Alignments in Conflict

There are advantages and disadvantages to building a campaign around alignment struggles. On the plus side, players always have a goal, even if they're not always aware of it. This goal is useful when constructing adventures. It motivates player characters and provides a continuing storyline; it ensures that characters always have something to do ("Restore the balance of Law, loyal followers!"). Also, a sense of heroism permeates the game. Players know that their characters are doing something important, something that has an effect on the history of the campaign world.

There are disadvantages to this approach, too, but none that can't be avoided by a clever DM. First is the question of boredom. If every adventure revolves around maintaining balance or crusading for the cause, players might get tired of the whole thing.

The solution is simply to make sure adventures are varied in goal and theme. Sometimes characters strive in the name of the great cause. Other times they adventure for their own benefit. Not every battle needs to be a titanic struggle of good vs. evil or light vs. darkness.

Another concern is that everything the characters do may affect their quest. An aligned game universe is one of massive and intricate cause-and-effect chains. If X happens over here, then Y must happen over there. Most adventures must be woven into the thread of the storyline, even those that don't seem to be a part of it.

This is in direct conflict with the need for variety, and the DM must do some careful juggling. A big quest is easy to work into the story, but what happens when the player characters take some time off to go on their own adventure? Are they needed just then? What happens in their absence? How do they get back on track? What happens when someone discovers something no one was meant to know? For these problems there are no easy answers. A creative DM will never be idle with this sort of campaign.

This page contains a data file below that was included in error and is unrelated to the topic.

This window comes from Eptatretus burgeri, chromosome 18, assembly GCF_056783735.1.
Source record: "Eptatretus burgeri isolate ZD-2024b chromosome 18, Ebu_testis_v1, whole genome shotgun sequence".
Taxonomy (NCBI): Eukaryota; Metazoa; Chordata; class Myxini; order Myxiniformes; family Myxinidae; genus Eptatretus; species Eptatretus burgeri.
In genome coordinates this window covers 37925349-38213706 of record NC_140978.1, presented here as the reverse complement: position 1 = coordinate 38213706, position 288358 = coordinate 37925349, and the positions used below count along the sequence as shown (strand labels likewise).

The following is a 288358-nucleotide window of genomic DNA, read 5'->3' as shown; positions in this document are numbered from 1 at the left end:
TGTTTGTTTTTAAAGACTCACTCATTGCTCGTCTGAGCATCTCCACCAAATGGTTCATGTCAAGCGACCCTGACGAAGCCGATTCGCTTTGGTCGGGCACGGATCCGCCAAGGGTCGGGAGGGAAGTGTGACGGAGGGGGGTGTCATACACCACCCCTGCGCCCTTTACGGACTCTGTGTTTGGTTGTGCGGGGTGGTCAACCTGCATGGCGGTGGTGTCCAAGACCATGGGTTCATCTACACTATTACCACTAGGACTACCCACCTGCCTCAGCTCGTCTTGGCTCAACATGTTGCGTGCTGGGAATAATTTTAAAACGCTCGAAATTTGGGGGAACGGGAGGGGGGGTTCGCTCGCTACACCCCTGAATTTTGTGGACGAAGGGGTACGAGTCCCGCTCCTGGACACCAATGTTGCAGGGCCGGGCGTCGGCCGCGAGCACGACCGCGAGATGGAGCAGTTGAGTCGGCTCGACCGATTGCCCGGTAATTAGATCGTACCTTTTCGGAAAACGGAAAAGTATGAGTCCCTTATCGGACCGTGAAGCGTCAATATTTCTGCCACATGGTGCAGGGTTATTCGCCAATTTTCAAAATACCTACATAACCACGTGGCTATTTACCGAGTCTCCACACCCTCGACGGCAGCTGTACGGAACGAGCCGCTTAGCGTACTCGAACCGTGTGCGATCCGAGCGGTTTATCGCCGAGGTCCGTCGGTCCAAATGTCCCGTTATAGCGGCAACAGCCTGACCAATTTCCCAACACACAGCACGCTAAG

Finally, there is the problem of success and failure. An aligned universe tends to create an epic adventure. Player characters become involved in earthshaking events and deal with cosmic beings. Being at the center of the game, player characters assume great importance (if they don't, they will quickly get bored). This is standard stuff in sword-and-sorcery fiction, so it is natural that it also appears in a sword-and-sorcery role-playing adventure.

Fiction writers have an advantage DMs do not, however--they can end the story and never return to it. At the end of the book, the good guys win, the world is set right, and the covers are closed. The writer never has to worry about it again, unless he wants to. What happens when characters win the final conflict, the battle that puts all to right? What can be done after peace and harmony come to the universe?

Further, the author knows who is going to win. He starts by knowing the good guys will triumph. There may be many twists, but eventually the heroes come out on top. Many DMs make the same assumption. They are wrong.

Never simply assume that the characters will win. What if they don't? What if the forces of darkness and evil win the final battle? No matter how high the odds are stacked in their favor, there is always a chance that the characters will do something so stupid or unlucky that they lose. Victory cannot be guaranteed. If it is, players will quickly sense this and take advantage of it.

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